Archive for the 'Biographical' Category

Greetings 2018

Posted in Biographical, Journal at 12:59

 
Peat winch, Lofoten, Norway

“Truth can appear as disaster in a land of things unspoken.”
Joy Harjo, “The Naming”, in The Woman Who Fell From The Sky

2017 was the year in which I was finally able to weave in loose ends. This is a meme I’ve done for seven years: at the end of 2009, the end of 2010, the end of 2011, the very start of 2013 for 2012, the end of 2013, and remembering the year 2014. In 2015 I had broken my arm at the end of the year, followed by a wild 2016; a lot of the effects of those two years can be seen in 2017.

1. What did you do in 2017 that you’d never done before?
Visited Norway. The photo here is of a peat winch in the fog up there. I also started a new job, travelled to London for work, and rented my place in Nice.

In 2016 I ran races for the first time since high school – 5K and 10K, and I did a second 10K early in 2017.

2. Did you keep your New Year’s resolutions, and will you make more for next year?
Staring in 2013, my resolution has been to “act from a place of inner peace.” It’s proven to be an excellent resolution, including in times when peace is hard to come by. When you’ve become attuned to your own peace, it’s easier to see toxic situations for what they are and take appropriate steps.

3. Did anyone close to you give birth?
A few friends, yes. Adorable babies!

4. Did anyone close to you die?
Yes, a dear childhood friend and her children, quite tragically. Also my sweet Susu the soot sprite.

5. What countries did you visit?
France, Belgium, Norway, England (just London though)

6. What would you like to have in 2018 that you lacked in 2017?
New furniture! Everything else is great, which is nice to be able to say.

7. What dates from 2017 will remain etched upon your memory, and why?
Starting the new job and visiting Norway. My new job has been a collection of enriching experiences, and Norway was indescribably wonderful.

8. What was your biggest achievement of the year?
A lot of career achievements. I won’t talk about them online other than to say I’m happy.

9. What was your biggest failure?
Taking on more than I could chew at times.

10. Did you suffer illness or injury?
None in 2016 or 2017, apart from a flu in December that treated me kindly all told.
In October of 2015 I broke my right arm (I’m right-handed) while roller skating. It healed well and I recovered most of my mobility, though it still aches from time to time.

11. What was the best thing you bought?
Plane and train tickets

12. Whose behavior merited celebration?
Friends’; the kind people I’ve worked with.

13. Whose behavior made you appalled and depressed?
This is one I’ve said for years now: xenophobia and racism. Given the context in the US, it’s sobering to read what I wrote in 2013 and 2014: “‘there’s always some here and there, but for whatever reason, [2013] seemed quite pronounced.’ Well, 2014 unfortunately added to that.” We’re all human and different in our own ways. We need to remember that.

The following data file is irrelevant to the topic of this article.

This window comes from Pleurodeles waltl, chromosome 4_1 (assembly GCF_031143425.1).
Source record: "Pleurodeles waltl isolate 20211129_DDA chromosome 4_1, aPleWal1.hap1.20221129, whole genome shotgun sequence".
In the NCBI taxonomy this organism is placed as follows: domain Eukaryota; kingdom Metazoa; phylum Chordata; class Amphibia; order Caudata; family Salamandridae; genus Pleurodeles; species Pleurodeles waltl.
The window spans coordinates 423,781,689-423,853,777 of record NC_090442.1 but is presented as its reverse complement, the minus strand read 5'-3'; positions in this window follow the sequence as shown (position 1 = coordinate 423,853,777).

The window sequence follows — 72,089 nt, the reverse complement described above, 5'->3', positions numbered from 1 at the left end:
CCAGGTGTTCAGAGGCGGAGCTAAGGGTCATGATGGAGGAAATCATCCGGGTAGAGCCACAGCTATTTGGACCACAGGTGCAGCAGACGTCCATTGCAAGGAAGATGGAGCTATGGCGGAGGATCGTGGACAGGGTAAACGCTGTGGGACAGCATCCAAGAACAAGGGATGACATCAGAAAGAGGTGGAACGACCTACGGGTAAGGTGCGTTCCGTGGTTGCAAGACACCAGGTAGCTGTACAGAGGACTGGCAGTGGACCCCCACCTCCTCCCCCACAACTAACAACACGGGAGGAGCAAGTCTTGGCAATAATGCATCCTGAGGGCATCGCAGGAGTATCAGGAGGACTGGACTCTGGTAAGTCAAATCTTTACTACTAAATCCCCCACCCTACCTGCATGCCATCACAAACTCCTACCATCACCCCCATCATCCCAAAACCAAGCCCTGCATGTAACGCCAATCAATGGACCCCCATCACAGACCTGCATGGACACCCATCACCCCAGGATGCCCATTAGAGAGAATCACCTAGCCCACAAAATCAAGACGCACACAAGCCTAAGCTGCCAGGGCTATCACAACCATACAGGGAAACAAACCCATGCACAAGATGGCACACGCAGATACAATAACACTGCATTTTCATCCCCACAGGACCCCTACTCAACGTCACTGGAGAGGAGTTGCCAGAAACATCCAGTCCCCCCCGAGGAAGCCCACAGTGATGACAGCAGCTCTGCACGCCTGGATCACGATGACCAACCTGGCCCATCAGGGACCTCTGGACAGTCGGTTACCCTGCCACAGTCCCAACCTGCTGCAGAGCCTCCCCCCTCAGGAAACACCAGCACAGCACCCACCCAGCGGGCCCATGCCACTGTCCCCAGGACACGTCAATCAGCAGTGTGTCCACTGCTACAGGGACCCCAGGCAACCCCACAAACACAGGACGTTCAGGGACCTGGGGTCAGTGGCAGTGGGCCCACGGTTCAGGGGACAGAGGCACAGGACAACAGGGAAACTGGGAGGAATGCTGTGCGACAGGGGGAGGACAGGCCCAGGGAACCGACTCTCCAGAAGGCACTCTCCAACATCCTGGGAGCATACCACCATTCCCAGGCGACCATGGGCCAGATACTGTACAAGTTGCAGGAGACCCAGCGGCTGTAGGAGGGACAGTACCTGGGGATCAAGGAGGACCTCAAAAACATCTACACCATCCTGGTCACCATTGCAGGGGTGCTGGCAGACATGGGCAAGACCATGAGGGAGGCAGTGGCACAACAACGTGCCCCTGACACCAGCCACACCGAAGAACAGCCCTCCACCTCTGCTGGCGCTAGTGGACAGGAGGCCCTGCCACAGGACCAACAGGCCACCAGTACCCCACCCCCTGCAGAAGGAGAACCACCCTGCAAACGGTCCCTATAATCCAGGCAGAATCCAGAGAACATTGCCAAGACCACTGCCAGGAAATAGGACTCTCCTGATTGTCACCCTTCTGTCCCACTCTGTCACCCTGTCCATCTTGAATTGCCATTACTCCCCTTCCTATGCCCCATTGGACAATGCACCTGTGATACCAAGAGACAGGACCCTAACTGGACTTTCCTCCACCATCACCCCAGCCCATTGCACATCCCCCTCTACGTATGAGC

14. Where did most of your money go?
Travel and home improvement – finally got work done on my place in Nice, which helped find renters.

15. What did you get really, really excited about?
Meeting people in Norway – it was lovely.

16. What song will always remind you of 2017?

17. Compared to this time last year, are you:
a) happier or sadder? Very much happier.
b) thinner or thicker? Same!
c) richer or poorer? Richer, for which I’m grateful.

18. What do you wish you’d done more of?
It was a very fulfilling year – I met wonderful people, knit, ran, enjoyed the cats, gardened, cooked… The only thing I still haven’t done and want to do is get back to sewing.

19. What do you wish you’d done less of?
Stress.

20. How did you spend Christmas?
Knitting with the cats. Highly recommended.

21. Did you fall in love in 2017?
No.

22. What was your favorite TV program?
I finally got a Netflix subscription and enjoyed “The Crown”, “Alias Grace” and “Black Mirror”.

23. What was the best book you read?
“The Famished Road” by Ben Okri

24. What was your greatest musical discovery?
Frame drumming

25. What did you want and get?
New job, renters for my place in Nice, happy cats.

26. What did you want and not get?
It would feel strange to ask for more, and that’s how I looked at things throughout the year. 2017 was abundant on a personal level.

27. What was your favorite film of this year?
Absolutely 100% without a doubt “Wonder Woman“. One of my favorite movies ever.

28. What did you do on your birthday?
Relaxed.

29. What one thing would have made your year immeasurably more satisfying?
2017 was very satisfying as is.

30. How would you describe your personal fashion concept in 2017?
Understated but colorful.

31. What kept you sane?
Knitting, music, friends and the cats.

32. What political issue stirred you the most?
Equality and tolerance.

33. Who did you miss?
Faraway friends

34. Who was the best new person you met?
They’re all unique and neat people.

35. Tell us a valuable life lesson you learned in 2017:
Listening is powerful.

36. Quote a song lyric that sums up your year: